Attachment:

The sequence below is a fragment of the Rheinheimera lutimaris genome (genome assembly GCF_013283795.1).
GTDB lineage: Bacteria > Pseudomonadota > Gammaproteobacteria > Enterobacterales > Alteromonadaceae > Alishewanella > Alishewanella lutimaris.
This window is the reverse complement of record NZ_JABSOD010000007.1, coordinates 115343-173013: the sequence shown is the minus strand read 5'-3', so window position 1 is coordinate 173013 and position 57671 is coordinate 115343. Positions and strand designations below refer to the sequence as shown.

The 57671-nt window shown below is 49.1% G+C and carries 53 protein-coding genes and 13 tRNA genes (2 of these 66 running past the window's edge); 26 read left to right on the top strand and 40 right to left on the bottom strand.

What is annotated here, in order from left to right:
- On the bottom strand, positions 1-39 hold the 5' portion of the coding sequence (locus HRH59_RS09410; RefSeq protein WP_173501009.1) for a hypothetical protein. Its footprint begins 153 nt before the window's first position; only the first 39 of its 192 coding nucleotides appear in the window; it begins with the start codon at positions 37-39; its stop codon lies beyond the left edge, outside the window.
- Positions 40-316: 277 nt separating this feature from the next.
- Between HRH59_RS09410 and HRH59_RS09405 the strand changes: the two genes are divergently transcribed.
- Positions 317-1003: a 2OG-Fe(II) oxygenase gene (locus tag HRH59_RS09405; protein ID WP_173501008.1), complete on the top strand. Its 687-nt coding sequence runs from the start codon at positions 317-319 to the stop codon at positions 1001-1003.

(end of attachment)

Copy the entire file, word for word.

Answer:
The sequence below is a fragment of the Rheinheimera lutimaris genome (genome assembly GCF_013283795.1).
GTDB lineage: Bacteria > Pseudomonadota > Gammaproteobacteria > Enterobacterales > Alteromonadaceae > Alishewanella > Alishewanella lutimaris.
This window is the reverse complement of record NZ_JABSOD010000007.1, coordinates 115343-173013: the sequence shown is the minus strand read 5'-3', so window position 1 is coordinate 173013 and position 57671 is coordinate 115343. Positions and strand designations below refer to the sequence as shown.

The 57671-nt window shown below is 49.1% G+C and carries 53 protein-coding genes and 13 tRNA genes (2 of these 66 running past the window's edge); 26 read left to right on the top strand and 40 right to left on the bottom strand.

What is annotated here, in order from left to right:
- On the bottom strand, positions 1-39 hold the 5' portion of the coding sequence (locus HRH59_RS09410; RefSeq protein WP_173501009.1) for a hypothetical protein. Its footprint begins 153 nt before the window's first position; only the first 39 of its 192 coding nucleotides appear in the window; it begins with the start codon at positions 37-39; its stop codon lies beyond the left edge, outside the window.
- Positions 40-316: 277 nt separating this feature from the next.
- Between HRH59_RS09410 and HRH59_RS09405 the strand changes: the two genes are divergently transcribed.
- Positions 317-1003: a 2OG-Fe(II) oxygenase gene (locus tag HRH59_RS09405; protein ID WP_173501008.1), complete on the top strand. Its 687-nt coding sequence runs from the start codon at positions 317-319 to the stop codon at positions 1001-1003.